20/09/2018 – News / Beverages / Water / Sparkling Water / Nielsen / US

Sparkling results – US consumption of fizzy water sees 54% growth spurt over 4 years

With high temperatures, summer is a popular season for sparkling water, and this summer is no exception. New data from Nielsen shows that the week ending 18th August 2018 alone, sales of sparkling water reached almost US$49 million – up 22 per cent from the same time last year.

Yet beyond the heat of the summer, Americans have demonstrated heightened demand for such beverages this year. Over the past 12 months to 28th July, sales of sparkling water across all Nielsen tracked channels reached US$2.2 billion. In fact, within the past four years, the sparkling water category grew an extraordinary 54 per cent. Furthermore, the opportunity exists more broadly, according to the leading consumer research firm, which noted that Canadians are splashing out even more on this fizzy beverage, spending 21 per cent more per household on sparkling water compared to Americans.

 

Popular sparkling beverage offerings like club soda and seltzer have all seen unit growth over the past year in the US, with the only exception being tonic water.

  

Cans capture sales growth

 

While sparkling water on the whole has seen impressive growth, canned sparkling water in particular has emerged as a huge contributor to category performance. Nielsen’s reference data by package type shows that while bottled sparkling water commands the majority of dollar sales (64 per cent of all sparkling water sales were from bottled varieties), canned sparkling water has performed exceptionally well this year, up 43 per cent from last year to reach sales of over US$803 million. And the week ending 18th August 2018 saw sales of over US$21 million for canned sparkling water – up 39 per cent compared to the same week last year, whereas bottled sparkling water is up 11 per cent during the same period. Above and beyond the effects of rising aluminum prices, growth in canned sparkling water is driving the category’s profits.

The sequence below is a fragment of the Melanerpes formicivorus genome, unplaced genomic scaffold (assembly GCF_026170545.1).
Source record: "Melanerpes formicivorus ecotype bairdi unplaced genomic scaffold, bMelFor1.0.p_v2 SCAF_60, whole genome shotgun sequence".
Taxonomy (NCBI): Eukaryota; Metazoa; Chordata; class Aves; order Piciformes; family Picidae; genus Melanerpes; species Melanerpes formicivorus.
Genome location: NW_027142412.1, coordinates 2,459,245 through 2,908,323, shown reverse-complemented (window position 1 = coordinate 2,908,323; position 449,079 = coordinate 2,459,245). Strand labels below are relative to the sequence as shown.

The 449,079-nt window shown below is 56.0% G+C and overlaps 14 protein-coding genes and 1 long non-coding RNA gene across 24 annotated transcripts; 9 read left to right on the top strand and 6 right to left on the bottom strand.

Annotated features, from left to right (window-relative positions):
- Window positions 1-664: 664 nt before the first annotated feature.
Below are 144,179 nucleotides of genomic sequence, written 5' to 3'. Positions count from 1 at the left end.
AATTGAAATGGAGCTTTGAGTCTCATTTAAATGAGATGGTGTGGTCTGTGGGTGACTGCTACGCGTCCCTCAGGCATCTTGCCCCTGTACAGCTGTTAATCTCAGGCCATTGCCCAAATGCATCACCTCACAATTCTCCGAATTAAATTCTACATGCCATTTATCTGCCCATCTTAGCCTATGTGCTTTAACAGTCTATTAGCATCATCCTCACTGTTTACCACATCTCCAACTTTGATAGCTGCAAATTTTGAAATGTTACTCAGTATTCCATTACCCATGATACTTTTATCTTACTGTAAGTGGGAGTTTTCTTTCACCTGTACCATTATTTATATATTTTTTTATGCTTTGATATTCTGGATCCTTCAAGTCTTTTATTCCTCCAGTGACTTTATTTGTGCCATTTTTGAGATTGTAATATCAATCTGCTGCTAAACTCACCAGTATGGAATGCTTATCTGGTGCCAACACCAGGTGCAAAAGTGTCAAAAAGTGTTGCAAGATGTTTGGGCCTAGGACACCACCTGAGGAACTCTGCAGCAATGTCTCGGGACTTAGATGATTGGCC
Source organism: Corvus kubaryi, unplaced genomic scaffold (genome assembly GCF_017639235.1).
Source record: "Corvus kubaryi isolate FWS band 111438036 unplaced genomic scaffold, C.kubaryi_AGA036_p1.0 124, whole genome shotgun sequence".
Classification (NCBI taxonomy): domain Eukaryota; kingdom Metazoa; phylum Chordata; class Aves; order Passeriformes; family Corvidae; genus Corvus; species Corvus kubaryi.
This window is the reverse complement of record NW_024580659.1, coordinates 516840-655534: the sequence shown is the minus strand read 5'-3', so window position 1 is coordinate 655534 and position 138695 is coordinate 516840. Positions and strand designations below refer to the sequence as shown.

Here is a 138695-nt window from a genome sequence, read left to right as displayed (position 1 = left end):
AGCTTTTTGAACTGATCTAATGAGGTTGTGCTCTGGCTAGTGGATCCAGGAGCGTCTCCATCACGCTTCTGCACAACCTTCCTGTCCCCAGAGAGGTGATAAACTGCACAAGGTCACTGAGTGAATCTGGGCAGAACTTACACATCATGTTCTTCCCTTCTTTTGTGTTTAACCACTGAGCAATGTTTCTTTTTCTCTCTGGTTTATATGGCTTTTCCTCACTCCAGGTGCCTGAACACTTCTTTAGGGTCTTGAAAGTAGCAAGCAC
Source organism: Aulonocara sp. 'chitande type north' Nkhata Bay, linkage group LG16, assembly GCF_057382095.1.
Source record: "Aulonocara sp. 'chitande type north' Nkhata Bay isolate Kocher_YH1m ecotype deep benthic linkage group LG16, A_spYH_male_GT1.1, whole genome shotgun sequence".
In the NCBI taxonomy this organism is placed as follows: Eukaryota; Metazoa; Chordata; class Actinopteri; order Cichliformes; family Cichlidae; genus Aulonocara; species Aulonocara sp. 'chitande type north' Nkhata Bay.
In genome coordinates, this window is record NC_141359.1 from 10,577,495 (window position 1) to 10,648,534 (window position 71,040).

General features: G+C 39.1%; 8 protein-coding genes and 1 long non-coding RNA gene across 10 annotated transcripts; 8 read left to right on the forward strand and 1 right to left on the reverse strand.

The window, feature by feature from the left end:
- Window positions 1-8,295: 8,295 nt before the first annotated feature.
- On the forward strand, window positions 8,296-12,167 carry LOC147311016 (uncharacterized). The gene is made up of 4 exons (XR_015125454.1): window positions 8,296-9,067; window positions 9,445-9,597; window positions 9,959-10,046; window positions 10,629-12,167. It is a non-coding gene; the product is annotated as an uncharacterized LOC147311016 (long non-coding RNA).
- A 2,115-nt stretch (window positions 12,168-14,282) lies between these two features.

However, the bubbly trend hasn't stopped at water. There has been a resurgence in sparkling beverages in other categories as well – most notably seen in the ready-to-drink tea category, with the rising popularity of kombucha (+49 per cent dollar growth over the past 52 weeks), and even into the beverage alcohol market.

 

Hard seltzer sales – bubbling to new heights

 

Stretching across the store, ‘hard seltzers’ – alcoholic fizzy water – is another category on the rise. Within the last 12 months ending 14th July 2018, sales of hard seltzers were up 177 per cent, Nielsen reports. This impressive performance means that hard seltzers now represent about 10 per cent of all flavoured malt beverage (FMB) sales.

 

However, when it comes to this new bubbly libation, not all markets are the same. According to Nielsen data for off premise, US regions with strong seasonal periods (such as Washington DC and Chicago) have stronger developed hard seltzer sales, controlling more than three per cent of beer/FMB/cider dollars compared to a national share of about two per cent. Regions with warmer climates have opportunities to continue development in hard seltzer, with Nielsen data showing that share is below the national average in places like Los Angeles (1.2-per-cent dollar share) and Texas (0.6-per-cent dollar share).

 

Renewed interest in sparkling waters is yet another reflection of consumers’ on-going shift toward opting to make healthier choices. The sparkling water category across traditional beverage and alcohol beverage categories taps into several health and wellness trends popular with Americans today, such as the appeal of a low-carbohydrate and low-calorie option which could potentially be seen as a ‘low-guilt’ beverage and an offering that is gluten free. Beyond the potential health benefits consumers see, these drinks can be refreshing, provide interesting flavours and, within the beverage alcohol market, its versatility could appeal thanks to its ability to be part of a cocktail mix.

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